Jaques Club Size Anderssen Chessmen Reproduction.
Offered here is a Reproduction of the Jaques Club Size Anderssen Chessmen, created by noted Staunton authority, Frank Camaratta. It is an exact rendition of the Jaques Club Size Anderssen Chessmen as they appeared in 1856. This is a weighted full Club size Staunton pattern chess set, featuring a 4-3/8″ King with a 2-0″ diameter base. Each of the chess pieces rests atop green English baize base pads. This Club Size Anderssen Chessmen reproduction is accurate – right down to the impression of a red king’s crown on the summits of one Knight and Rook from each army to designate the Kingside piece.
The set being offered is crafted from antiqued Boxwood and pure Gaboon Ebony. The Chessmen are new. Each set consists of 34 Chessmen, including four Queens to facilitate Pawn Promotion, now a standard that was introduced by Mr. Camaratta over 20 years ago. Note the masterful workmanship of the Knights, which are derived from the noble steeds whose visages are captured in the Parthenon frieze (expropriated between 1801 and 1812 by Thomas Bruce, 7th Lord of Elgin and since referred to as the Elgin Marbles). This distinctive, finely detailed Knight head is the hallmark of a true Staunton design.
These Club Size Anderssen chess pieces are turned and hand-carved by our master artisans and crafted out of the highest grade woods. The design of the 1856 Club Size Anderssen Chessmen exemplify a perfect combination of distinct beauty and functionality. They have been designed to withstand the rigors of practical play while maintaining an elegance which has become the hallmark of all Frank Camaratta creations. The chessmen are accompanied by a correct Facsimile orange-yellow Manufacturer’s label. A premium Mahogany storage box and suitable chessboard are available.
The design, accuracy, quality and craftsmanship of these Club Sized Anderssen Chessmen is UNMATCHED by any set of Chessmen at any price. Nothing even comes close! Here’s your chance to own a set of tournament-sized Reproduction Anderssen Style Staunton chessmen exactly as they looked when they first appeared in retail outlets in 1856. These magnificent Chessmen are made available on a very limited basis. Only 50 sets will be produced. The Reproduction Anderssen Style Staunton chessmen play and display best on a chessboard with 2-3/8″ or 2-1/2″ squares. Suitable chessboards for these chess pieces can be found here. An image comparing the Reproduction with an original is provided for your comparison.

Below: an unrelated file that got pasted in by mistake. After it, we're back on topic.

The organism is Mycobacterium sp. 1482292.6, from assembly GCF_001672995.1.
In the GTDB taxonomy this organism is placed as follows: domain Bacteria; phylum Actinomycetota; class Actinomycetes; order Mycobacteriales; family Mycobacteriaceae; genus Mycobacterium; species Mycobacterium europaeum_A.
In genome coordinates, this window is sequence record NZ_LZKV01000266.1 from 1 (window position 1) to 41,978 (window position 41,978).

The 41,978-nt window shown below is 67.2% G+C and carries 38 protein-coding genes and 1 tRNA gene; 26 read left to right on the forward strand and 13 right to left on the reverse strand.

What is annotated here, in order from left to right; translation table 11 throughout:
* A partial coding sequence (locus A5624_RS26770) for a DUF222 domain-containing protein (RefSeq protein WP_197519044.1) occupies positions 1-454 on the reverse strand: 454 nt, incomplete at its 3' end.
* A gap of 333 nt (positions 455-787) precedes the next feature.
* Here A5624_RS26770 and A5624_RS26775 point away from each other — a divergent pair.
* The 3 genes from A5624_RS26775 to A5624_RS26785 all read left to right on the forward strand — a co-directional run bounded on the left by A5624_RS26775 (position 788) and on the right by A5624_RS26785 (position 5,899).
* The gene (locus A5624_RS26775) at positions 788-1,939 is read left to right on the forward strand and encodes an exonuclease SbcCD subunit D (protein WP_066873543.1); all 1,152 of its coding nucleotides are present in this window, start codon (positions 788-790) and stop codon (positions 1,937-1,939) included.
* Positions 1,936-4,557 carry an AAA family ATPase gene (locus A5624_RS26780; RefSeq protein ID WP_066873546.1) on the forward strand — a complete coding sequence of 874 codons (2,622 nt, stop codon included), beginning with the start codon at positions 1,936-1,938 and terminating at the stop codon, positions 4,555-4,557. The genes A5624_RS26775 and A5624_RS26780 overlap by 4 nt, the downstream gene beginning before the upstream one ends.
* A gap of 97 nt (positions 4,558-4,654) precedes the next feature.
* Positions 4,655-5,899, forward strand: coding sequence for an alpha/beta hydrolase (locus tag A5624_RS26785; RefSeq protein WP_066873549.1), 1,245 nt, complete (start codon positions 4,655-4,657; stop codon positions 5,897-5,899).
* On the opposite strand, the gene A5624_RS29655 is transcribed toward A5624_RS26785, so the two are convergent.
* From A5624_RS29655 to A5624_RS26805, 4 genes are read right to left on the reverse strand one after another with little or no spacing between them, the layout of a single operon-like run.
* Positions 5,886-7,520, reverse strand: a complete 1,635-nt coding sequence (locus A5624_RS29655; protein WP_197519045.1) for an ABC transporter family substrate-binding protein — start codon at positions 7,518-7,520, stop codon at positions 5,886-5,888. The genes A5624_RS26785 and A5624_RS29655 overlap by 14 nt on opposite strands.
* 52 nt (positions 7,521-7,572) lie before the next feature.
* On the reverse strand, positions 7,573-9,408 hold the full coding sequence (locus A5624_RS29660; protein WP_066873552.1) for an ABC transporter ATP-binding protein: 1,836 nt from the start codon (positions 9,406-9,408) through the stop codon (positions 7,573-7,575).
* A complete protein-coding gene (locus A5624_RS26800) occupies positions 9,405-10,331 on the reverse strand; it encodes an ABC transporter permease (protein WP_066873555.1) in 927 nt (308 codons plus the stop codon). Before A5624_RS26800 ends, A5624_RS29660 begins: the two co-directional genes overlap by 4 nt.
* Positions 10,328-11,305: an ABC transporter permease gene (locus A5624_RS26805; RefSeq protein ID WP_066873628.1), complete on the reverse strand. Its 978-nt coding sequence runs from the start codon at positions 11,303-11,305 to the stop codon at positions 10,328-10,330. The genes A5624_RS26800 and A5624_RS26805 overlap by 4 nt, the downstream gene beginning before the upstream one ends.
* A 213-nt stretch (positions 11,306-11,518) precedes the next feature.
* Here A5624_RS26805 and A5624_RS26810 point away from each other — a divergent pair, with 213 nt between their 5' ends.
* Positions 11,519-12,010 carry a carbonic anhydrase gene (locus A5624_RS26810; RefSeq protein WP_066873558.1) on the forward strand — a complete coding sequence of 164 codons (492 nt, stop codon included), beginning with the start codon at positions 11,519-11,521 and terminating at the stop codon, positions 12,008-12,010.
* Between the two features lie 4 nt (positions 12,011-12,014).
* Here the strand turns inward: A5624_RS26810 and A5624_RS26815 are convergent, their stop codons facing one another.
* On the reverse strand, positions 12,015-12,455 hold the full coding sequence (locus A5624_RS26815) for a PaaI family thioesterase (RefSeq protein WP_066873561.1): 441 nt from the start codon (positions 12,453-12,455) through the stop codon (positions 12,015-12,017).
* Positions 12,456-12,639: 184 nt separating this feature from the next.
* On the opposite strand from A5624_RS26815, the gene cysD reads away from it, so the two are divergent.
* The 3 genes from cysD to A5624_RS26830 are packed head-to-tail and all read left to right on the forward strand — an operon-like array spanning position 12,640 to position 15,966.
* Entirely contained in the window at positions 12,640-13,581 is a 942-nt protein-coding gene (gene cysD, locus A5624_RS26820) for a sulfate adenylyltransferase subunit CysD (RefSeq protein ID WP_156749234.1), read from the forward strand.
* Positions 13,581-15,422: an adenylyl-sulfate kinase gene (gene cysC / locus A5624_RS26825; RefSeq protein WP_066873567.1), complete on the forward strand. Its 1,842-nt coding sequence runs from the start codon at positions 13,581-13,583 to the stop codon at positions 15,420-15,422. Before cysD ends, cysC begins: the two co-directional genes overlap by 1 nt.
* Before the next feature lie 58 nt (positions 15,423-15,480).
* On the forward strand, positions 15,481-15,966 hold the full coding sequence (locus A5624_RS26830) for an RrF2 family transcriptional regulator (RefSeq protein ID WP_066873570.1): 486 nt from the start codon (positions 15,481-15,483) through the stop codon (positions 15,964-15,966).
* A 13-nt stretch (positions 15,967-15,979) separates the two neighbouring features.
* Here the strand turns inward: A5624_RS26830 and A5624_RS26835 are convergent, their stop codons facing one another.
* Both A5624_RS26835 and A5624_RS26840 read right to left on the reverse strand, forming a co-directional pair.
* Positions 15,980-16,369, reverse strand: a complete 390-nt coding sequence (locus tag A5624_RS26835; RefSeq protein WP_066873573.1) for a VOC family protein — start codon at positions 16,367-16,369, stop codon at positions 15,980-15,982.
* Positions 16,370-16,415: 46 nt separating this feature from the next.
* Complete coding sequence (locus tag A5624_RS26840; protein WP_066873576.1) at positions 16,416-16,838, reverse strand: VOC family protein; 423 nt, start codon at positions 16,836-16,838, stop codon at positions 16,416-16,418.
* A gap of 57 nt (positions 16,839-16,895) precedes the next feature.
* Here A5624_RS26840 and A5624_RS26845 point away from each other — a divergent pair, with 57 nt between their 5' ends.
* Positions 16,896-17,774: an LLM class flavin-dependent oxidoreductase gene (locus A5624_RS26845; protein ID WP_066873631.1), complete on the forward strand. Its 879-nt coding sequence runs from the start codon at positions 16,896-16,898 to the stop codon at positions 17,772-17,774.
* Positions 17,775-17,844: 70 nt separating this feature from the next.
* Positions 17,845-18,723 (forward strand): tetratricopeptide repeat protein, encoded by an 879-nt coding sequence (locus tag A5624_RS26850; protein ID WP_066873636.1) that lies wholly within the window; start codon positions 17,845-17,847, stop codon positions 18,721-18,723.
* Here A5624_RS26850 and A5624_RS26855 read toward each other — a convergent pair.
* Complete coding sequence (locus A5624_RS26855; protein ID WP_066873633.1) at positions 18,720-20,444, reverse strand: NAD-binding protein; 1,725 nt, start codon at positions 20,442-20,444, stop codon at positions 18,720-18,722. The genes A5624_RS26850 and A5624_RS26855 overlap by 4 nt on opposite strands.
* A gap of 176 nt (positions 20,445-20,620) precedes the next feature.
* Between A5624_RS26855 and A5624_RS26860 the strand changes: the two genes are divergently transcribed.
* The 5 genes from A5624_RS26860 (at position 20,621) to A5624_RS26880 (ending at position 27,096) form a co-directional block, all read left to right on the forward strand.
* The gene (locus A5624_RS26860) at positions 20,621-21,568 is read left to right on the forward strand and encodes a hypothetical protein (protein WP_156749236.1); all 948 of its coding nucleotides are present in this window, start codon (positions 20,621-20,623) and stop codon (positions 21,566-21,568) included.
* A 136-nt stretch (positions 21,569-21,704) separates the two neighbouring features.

For more on the background of the John Jaques company, click here. For a history of the Staunton Chessmen, click here.
Karl Ernst Adolf Anderssen was born on July 6, 1818 in Breslau, Germany (now Wroclaw, Poland). He is considered to have been the world’s leading chess player for much of the 1850s and 1860s. Anderssen learned to play chess from his father at the age of nine. Anderssen worked as a professor of mathematics at a local college. Although he loved chess it was only considered a pastime, not his profession.
Anderssen was very successful in European tournaments from 1851 to 1878, taking first prize in over half of the events in which he played. Anderssen ranks as one of the top five players from 1851 to shortly before his death in 1879. Anderssen’s finest performance was the famous London Tournament of 1851. This is recognized as the first major tournament of the Modern Era. Anderssen triumphed in a knockout tournament boasting the 16 best players in the world. Although Wilhelm Steinitz is recognized as the first official world champion, the organizers of the 1851 London International tournament considered the winner of this premiere tournament to be the World’s Chess Champion.
That title was short-lived when Anderssen was quite soundly defeated by Paul Morphy in their 1858 march. However, Morphy abruptly retired from chess and Anderssen was again considered the World’s leading player. It is interesting to note that Anderssen achieved most of his successes when he was past 50 years of age.
Anderssen is famous even today for his brilliant sacrificial attacking play, particularly in the “Immortal Game” (1851) and the “Evergreen Game” (1852). Steinitz rated Anderssen as one of the two greatest attacking players of his time. An unassuming man, Anderssen was one of the most likable of chess masters and became an “elder statesman” of the game.
Anderssen died on March 13, 1879, in his hometown. The Deutsche Schachzeitung noted his death in 1879 with a nineteen-page obituary. His cause of death was a heart attack. Anderssen’s grave is now at the Osobowicki Cemetery.